Recut

As I type this, I’m sitting within about five miles of 15 different drug addiction recovery facilities. From my desk, it’s a 17-minute walk to someplace I can get a Hepatitis A vaccine, even if I don’t have health insurance.

I’m in downtown Louisville. But the opioid and Hep A epidemics look very different outside of big cities.

In small towns, where everyone knows everyone else, the stigma attached to seeking treatment for substance use disorders can be even more intense. Plenty of evidence says needle exchange programs help prevent the spread of disease, but they’re politically unpopular.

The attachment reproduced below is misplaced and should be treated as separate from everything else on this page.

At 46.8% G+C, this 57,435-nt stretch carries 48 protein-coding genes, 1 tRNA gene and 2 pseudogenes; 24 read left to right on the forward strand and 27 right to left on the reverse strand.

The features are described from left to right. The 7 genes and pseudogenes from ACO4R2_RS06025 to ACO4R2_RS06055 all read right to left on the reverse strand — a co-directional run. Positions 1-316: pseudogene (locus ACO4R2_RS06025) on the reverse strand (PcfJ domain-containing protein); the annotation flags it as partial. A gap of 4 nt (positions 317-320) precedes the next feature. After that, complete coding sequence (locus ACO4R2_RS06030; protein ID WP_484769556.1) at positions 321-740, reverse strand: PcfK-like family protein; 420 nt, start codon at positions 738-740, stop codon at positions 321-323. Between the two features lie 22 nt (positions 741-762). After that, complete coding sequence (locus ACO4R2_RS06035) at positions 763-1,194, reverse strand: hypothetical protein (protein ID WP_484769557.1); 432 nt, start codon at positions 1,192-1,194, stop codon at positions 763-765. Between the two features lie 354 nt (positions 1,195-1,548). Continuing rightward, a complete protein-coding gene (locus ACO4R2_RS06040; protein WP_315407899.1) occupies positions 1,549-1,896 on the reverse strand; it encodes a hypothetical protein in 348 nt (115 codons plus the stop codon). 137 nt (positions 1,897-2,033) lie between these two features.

Mary Meehan and Aaron Payne cover health issues for the Ohio Valley ReSource.

“To talk to people in active addiction is difficult because they don’t want to be associated with the opioid epidemic,” Aaron said. “Even people in recovery sometimes are hesitant to talk about their experience. They’re still afraid of the stigma, so it can be difficult to find people to talk to that have lived through this disease.”

They join us on today’s show to talk about their experiences covering the opioid epidemic and related issues in rural communities.

Laura produces Recut, Curious Louisville, and other audio news stories and podcasts for WFPL.